arms     legs     eyes     mouth     mute     immobile
no prayer left in them.
I lay down by the stair,
and that was all the prayer I had left in my body,
that when I stopped walking
it was there, where Anna would find me,
put her arms around me,
teach my mouth to pray again.


We shared a house and the house fell down
the sky      split     red and black       hurricane
rain against the windows a gray river        shining
between the house and the University

strangers forded it
a refuge set up in the science building
damp books      bodies     carried in from the river

We waited, the world cracking around us
bombs in the sky at night
end of the world, we stood in the kitchen,
arms around each other      calm

end of all and his voice calling    we ran
through the flood waters       shouting
calling       to him      to each other
stumbling       splashing
seeking the bright beloved face

the sky over us noisy with light.
From the window I shout Anna, Anna, he’s here!

(Last night again bright light hurt my eyes,
woke me suddenly, completely       shouting Lord!
Is it you? Stupid heart pounding hope I pressed
my face to the window
saw the moon through the vines.)


His hand meets mine in the middle of the couch.
They snuffle like animals, sweaty
forbidden mating of fingers
while we talk semantics,
the meaning of love in every language but our own.
Angry words in my own tongue
tear my throat, unspoken.
I want to say, I know you hate me for my body.

You keep calling me sister
but I won’t be your sister if sister means
you are afraid of me.

Sister is a sexual word, like brother,
woman, childbirth, breast–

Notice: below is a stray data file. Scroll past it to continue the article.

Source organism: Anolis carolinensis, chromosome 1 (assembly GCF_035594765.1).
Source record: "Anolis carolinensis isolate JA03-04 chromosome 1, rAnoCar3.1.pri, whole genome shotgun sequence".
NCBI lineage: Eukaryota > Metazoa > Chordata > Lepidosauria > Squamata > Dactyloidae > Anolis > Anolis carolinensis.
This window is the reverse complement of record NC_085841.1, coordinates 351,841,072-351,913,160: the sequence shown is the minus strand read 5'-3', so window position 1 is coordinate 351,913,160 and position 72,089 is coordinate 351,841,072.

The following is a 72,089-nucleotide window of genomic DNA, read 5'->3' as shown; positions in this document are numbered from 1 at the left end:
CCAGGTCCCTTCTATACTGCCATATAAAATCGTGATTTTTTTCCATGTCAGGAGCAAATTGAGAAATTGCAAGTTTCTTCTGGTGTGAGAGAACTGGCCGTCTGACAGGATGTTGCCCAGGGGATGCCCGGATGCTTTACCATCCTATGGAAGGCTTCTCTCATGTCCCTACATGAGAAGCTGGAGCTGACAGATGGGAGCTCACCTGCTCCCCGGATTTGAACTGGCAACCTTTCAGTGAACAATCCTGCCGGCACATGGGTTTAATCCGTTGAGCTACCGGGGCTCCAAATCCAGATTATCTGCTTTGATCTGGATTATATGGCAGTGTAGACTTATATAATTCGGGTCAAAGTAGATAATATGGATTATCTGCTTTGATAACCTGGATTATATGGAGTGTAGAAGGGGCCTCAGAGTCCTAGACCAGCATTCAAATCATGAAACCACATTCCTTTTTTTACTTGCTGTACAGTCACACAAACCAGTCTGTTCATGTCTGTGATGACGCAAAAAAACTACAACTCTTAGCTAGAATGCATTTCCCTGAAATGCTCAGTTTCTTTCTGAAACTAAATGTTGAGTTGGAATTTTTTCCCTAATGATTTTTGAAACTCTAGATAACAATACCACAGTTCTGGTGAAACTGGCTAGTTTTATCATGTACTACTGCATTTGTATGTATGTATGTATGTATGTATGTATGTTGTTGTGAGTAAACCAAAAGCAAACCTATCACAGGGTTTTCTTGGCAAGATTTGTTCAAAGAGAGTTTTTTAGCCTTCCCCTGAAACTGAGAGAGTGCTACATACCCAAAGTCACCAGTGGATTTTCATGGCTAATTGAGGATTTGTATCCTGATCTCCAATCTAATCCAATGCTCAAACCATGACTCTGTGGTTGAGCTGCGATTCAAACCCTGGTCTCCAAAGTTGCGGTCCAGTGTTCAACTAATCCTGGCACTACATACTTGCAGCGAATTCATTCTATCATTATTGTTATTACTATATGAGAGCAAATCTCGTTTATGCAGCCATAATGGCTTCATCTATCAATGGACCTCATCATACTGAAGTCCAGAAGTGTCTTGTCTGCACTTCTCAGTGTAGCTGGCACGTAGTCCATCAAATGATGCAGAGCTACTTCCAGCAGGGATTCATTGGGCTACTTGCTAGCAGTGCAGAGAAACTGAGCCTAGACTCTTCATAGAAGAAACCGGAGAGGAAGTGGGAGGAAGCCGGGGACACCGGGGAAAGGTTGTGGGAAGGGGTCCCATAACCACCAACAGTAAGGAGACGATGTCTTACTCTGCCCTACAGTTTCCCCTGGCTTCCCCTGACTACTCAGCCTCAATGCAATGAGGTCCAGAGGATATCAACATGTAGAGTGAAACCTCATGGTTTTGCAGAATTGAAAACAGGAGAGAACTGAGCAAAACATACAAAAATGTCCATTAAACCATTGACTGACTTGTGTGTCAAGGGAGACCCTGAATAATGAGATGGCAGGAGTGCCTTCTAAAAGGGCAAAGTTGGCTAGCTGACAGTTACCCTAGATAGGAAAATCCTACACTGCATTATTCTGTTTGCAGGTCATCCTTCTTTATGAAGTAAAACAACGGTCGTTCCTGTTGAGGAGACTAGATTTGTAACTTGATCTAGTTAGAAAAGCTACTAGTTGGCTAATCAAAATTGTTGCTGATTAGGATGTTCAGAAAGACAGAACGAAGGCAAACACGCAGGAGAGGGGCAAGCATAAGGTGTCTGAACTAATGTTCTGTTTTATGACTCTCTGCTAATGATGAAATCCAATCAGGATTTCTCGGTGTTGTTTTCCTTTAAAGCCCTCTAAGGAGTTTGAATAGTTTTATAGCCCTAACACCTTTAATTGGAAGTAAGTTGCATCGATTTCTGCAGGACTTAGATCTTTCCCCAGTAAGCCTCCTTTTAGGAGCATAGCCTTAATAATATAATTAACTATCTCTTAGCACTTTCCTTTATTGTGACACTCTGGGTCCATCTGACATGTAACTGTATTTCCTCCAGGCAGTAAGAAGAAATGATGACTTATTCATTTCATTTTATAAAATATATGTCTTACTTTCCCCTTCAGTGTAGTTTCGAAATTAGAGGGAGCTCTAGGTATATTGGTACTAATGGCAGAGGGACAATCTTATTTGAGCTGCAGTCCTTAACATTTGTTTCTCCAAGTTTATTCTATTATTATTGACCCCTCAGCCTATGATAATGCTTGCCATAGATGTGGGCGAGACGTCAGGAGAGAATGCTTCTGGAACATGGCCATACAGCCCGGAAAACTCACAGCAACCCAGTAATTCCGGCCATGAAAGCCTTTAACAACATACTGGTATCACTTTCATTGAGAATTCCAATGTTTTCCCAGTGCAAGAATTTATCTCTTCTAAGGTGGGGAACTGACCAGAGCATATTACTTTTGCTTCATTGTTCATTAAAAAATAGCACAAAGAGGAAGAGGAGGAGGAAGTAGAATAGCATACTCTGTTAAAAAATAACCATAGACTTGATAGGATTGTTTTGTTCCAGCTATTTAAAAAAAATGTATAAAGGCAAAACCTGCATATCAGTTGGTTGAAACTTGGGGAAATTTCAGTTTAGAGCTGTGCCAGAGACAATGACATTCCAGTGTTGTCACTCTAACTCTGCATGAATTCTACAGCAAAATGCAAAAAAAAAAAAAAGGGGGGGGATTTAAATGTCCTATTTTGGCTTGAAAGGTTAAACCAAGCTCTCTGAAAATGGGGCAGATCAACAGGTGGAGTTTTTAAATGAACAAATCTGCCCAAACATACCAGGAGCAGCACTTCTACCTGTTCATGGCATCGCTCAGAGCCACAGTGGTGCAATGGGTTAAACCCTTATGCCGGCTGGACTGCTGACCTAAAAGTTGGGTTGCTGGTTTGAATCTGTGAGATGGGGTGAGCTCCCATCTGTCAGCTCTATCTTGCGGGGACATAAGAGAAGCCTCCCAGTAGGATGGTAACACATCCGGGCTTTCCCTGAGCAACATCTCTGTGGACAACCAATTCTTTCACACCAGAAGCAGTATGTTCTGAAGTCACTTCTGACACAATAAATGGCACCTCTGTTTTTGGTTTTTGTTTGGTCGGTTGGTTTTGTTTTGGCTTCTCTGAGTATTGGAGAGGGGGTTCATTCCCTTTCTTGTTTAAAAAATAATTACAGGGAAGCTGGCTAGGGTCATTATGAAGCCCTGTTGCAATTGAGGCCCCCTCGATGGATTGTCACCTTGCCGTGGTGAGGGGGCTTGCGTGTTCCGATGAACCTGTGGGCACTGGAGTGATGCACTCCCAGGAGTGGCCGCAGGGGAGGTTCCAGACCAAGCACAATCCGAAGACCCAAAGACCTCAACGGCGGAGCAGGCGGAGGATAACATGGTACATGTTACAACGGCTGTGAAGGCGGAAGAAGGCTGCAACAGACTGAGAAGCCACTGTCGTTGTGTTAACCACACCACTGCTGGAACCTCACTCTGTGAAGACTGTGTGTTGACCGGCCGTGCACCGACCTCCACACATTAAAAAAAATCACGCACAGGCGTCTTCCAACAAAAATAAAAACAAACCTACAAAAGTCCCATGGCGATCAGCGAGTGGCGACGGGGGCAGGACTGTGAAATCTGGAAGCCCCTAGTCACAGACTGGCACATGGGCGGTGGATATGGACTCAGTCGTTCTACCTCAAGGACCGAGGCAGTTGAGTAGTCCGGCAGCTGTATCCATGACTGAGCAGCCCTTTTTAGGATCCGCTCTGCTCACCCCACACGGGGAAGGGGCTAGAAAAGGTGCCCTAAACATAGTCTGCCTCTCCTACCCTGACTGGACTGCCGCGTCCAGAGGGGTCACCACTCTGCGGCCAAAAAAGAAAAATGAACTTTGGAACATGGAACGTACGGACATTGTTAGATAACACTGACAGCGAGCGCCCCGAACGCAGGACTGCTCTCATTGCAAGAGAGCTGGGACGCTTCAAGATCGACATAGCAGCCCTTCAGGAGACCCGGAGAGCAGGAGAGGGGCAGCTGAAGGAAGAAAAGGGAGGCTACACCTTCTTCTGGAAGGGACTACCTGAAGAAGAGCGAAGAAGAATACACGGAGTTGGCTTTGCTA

If you want to neuter me call me sibling

and be done with it.

Forget we both have bodies,
forget the cup of blood,
poured out for you, brother,
forget the resurrection,
the body made whole.
the resurrection pounds the walls of my body,
shouts to you that I am beautiful tonight

but sister in your mouth is fear.
Sister is a stone between your teeth.

Women went with spices in the morning.
When they saw the stone was rolled away
they were afraid.

In the cave your slow words build around me
I am screaming.
I can walk out, a meek stick person
in the morning, or wait
until someone hears me screaming
I am a woman, and alive.


I come in at the back of the meeting
watch the faces turn toward me.
It’s been a long time.
They are remembering my name.
I want to know, am I their friend tonight
or a lamb astray, returned to the fold,
a moral lesson?
I lift the gleaming armor of the Roman,
waiting to walk the second mile
under the heavy armor hot with the sun shining on it,
falling in step,
but I am not now a sheep in woman’s clothing
but myself in my own skin,
bending, rising, straightening up,
knowing my own strength,
knowing the anger layered in my shoulders,
choosing to walk against that anger,
walking toward my friends.


Copyright  ©2012 Elizabeth Evans

Previously published in We Accept Donations, San Diego.

Avocados – Revised


“I ate one of the avocados
you left on my table last night.”

Leave one for me!
one was for you,
and the other for me.

“Dear heart,”
he said,
“would I eat your avocado?”

I don’t know.

They were so ripe, so perfect, so carefully chosen,
the flesh inside so pale and soft, such a creamy green.
And after all,
you call yourself a poet,
and William Carlos Williams ate
every last one
of the plums.



Over the phone, he said,
I ate one of the avocados
you left on my table last night.
Leave one for me, I answered,
one was for you,
and the other for me.
Dear heart,
he said,
would I eat your avocado?
I don’t know.

They were so ripe, so perfect, so carefully chosen,
the flesh inside so pale and soft, such a creamy green.
And after all,
you call yourself a poet,
and William Carlos Williams ate
every last one
of the plums.


At twelve I attempted

puff pastry,
by Julia Child.